Polar Bear Beat Up

Last night Media Watch had a look at the recent story about animal rights activists wanting to have a polar bear cub put down and found that it originated with a tabloid beat up that completely misrepresented the people in question. It seems that pretty much every week they have a story which has been passed around the world’s media without anyone checking the facts behind it (for example last week there was misrepresentation of the comments of an ADHD expert). Should every news outlet check out the details of every story they come across from the source? Well, can you imagine being the subject of a story that gains attention worldwide and having every newspaper, radio station, tv station, news websites ..etc contacting you for verification? Also it would be a huge burden for these people to check every single story that crosses the news desk by contacting the source, on the other hand they must bear responsibility for anything they present as news. I’m not sure exactly where a reasonable compomise lies, but I suspect that currently we are not there. For a start, if someone gets a story from another news source, perhaps they could at least find out whether that news source obtained it or verified it first hand. At the very least, in a case where the story involves something quite outrageous (like animal activists wanting to kill an animal) then it seems that extra checking should be done.
Media Watch had a particular interest in polar bears last night with another story about the questionable use of a photograph of polar bears. This is an interesting example as the photo illustrates a scenario which is predicted to occur (or possibly already is), but that is not what is actually depicted in the photo. The proper use of this image would have been to say that it was taken in summer, close to the coast, but to point out that under the predictions of climate models that this is a scenario that would be played out far from land, leaving the bears stranded. I note however, that those using the photo were not necessarily aware of this, so I’m not suggesting dishonesty. Essentially it is the same problem as above – something gets passed through enough hands that the origin is forgotten – so there is basically the same solution, given that it is such a striking image some investigation into its origin would have been wise.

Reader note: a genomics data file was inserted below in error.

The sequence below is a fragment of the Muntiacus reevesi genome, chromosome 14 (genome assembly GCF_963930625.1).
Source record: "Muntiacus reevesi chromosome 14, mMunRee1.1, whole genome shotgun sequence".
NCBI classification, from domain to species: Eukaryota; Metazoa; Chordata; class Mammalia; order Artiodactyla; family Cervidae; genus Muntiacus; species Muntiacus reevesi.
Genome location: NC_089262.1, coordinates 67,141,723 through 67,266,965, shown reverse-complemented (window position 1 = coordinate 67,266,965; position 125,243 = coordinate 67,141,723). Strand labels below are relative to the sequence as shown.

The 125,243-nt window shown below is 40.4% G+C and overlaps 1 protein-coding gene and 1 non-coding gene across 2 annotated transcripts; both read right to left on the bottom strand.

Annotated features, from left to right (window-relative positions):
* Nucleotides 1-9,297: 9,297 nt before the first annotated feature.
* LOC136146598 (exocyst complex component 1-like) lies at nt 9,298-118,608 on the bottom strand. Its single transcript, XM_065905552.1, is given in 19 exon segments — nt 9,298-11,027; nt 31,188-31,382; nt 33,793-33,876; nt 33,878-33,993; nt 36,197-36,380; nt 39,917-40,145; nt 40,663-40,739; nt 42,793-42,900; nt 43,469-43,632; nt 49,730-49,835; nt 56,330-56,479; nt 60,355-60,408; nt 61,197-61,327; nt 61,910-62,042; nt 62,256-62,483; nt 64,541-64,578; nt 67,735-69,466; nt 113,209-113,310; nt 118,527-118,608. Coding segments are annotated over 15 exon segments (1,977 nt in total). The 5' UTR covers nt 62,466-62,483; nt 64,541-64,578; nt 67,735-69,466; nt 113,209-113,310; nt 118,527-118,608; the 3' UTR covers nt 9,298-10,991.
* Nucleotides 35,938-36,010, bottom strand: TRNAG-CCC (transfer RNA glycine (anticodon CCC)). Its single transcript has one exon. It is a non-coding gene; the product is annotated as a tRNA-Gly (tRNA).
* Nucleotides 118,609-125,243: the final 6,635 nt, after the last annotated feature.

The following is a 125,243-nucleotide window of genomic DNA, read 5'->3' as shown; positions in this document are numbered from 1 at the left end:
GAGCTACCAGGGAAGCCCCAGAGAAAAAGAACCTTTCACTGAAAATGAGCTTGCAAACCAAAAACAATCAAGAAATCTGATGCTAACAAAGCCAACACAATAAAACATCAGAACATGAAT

5 replies on “Polar Bear Beat Up”

  1. Bill says:

    Hey Stu,

    I’ve been a little put off by the recent shift in media watch to this type of story. I don’t really know what it should be doing instead though. It seems useful to me to clear up these ‘viral lies’ but it doesn’t seem like its very insightful (both these stories set off my bullshit detector).

    What do you think of the new SBS world news?

  2. Stu says:

    I’ve not had a problem with Media Wath but I’m starting to think about it now.
    I haven’t seen the SBS news, I tend not to watch TV news much. If anything I tend to see ABC sometimes.

  3. Bill says:

    Two words: stan grant.

  4. The Don says:

    Monica Attard is an effective cure for insomnia.

  5. Stu says:

    Well, perhaps there’s one thing about the latest series that we can all agree on as being good – they’ve included Glenn Milne’s drunken attack on Stephen Mayne in the opening credits.

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